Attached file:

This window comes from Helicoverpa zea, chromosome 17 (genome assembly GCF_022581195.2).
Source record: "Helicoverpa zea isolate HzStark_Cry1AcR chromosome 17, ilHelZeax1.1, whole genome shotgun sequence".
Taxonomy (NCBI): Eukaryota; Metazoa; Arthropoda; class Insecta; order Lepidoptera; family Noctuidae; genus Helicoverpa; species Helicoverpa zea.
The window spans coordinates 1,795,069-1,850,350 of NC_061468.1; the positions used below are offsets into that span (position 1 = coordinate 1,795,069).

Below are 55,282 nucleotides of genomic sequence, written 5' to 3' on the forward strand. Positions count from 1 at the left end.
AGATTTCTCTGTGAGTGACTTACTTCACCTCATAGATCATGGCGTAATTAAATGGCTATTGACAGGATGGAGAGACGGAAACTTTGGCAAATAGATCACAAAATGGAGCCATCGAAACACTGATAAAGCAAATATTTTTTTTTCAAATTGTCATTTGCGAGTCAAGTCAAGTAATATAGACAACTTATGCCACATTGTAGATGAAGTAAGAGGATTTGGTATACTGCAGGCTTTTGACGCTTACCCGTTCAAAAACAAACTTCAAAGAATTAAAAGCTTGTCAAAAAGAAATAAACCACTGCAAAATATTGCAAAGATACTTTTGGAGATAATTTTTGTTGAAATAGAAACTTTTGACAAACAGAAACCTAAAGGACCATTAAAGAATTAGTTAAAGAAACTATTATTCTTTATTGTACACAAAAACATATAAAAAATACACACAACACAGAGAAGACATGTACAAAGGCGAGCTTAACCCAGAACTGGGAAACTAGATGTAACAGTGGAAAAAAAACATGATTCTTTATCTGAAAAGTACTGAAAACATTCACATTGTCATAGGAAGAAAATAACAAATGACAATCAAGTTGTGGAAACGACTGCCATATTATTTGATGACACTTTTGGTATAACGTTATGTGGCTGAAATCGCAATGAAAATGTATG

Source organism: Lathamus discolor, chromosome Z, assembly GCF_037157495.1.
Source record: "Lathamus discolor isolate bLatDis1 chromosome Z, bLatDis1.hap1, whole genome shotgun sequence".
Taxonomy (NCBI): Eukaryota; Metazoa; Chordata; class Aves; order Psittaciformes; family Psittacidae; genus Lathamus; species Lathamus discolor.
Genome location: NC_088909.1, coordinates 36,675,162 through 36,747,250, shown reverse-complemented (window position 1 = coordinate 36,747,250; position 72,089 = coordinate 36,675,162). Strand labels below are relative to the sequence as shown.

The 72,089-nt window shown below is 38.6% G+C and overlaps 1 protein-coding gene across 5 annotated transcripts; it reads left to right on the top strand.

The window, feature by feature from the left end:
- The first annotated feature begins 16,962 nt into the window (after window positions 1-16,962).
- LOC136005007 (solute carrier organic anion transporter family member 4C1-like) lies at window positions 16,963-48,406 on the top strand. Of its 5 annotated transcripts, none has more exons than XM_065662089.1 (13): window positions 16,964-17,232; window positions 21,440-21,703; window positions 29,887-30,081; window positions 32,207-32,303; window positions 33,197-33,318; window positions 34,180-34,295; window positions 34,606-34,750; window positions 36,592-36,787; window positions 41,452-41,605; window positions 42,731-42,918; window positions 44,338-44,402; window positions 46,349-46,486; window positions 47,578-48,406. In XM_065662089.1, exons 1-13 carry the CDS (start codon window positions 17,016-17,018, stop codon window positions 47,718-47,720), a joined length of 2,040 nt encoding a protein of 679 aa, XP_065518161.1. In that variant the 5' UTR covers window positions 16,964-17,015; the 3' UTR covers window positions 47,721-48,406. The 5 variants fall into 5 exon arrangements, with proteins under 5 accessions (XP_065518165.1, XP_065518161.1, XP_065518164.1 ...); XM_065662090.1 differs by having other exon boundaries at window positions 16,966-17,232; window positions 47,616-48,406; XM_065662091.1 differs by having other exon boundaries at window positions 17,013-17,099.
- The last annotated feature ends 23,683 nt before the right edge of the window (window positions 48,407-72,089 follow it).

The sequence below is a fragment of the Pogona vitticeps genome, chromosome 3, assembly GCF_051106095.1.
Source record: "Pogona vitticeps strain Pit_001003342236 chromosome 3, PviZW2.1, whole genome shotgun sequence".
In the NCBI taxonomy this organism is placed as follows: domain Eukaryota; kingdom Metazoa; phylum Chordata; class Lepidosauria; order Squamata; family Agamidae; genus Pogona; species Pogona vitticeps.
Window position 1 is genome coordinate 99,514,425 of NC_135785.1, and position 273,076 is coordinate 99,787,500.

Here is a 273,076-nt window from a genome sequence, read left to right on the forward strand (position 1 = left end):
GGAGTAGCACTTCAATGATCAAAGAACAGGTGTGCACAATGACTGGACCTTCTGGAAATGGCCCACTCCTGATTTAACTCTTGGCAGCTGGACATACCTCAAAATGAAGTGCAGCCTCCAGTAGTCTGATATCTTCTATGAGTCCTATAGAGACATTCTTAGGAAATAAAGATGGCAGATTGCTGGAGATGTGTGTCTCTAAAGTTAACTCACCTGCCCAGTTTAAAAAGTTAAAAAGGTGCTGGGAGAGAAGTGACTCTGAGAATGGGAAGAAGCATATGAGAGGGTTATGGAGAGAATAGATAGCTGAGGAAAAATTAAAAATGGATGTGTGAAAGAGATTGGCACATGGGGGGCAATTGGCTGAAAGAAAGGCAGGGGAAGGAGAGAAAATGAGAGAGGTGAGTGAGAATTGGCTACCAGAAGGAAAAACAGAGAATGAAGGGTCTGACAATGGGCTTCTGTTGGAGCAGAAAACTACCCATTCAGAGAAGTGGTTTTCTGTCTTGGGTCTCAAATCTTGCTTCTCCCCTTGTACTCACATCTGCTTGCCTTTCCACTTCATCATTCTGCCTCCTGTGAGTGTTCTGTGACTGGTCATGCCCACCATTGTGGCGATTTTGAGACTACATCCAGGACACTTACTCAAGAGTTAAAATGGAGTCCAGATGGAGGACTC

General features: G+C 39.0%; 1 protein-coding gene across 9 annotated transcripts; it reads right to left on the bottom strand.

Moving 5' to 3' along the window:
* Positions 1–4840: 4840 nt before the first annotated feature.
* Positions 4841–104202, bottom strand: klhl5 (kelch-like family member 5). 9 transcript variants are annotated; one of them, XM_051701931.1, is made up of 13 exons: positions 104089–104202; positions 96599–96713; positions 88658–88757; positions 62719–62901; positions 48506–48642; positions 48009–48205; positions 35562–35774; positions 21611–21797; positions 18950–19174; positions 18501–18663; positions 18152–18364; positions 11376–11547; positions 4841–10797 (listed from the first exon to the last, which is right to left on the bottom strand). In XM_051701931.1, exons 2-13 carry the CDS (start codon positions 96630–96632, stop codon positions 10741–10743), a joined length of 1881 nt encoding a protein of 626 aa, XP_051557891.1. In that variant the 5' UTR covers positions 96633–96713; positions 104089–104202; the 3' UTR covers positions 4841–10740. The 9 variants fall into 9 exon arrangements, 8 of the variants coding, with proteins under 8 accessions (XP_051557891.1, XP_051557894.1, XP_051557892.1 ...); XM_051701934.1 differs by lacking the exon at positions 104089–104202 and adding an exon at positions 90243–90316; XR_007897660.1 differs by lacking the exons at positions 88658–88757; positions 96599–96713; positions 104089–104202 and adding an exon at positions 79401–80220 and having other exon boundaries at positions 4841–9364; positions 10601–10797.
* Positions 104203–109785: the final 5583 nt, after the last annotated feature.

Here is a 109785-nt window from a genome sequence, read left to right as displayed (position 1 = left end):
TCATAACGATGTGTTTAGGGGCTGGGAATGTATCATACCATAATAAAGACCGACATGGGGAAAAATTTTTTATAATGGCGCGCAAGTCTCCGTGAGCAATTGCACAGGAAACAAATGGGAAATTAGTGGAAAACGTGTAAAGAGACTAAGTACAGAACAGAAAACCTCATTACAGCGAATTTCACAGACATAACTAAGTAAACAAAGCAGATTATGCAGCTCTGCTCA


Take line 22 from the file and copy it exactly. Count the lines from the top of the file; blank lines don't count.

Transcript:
General features: G+C 39.0%; 1 protein-coding gene across 9 annotated transcripts; it reads right to left on the bottom strand.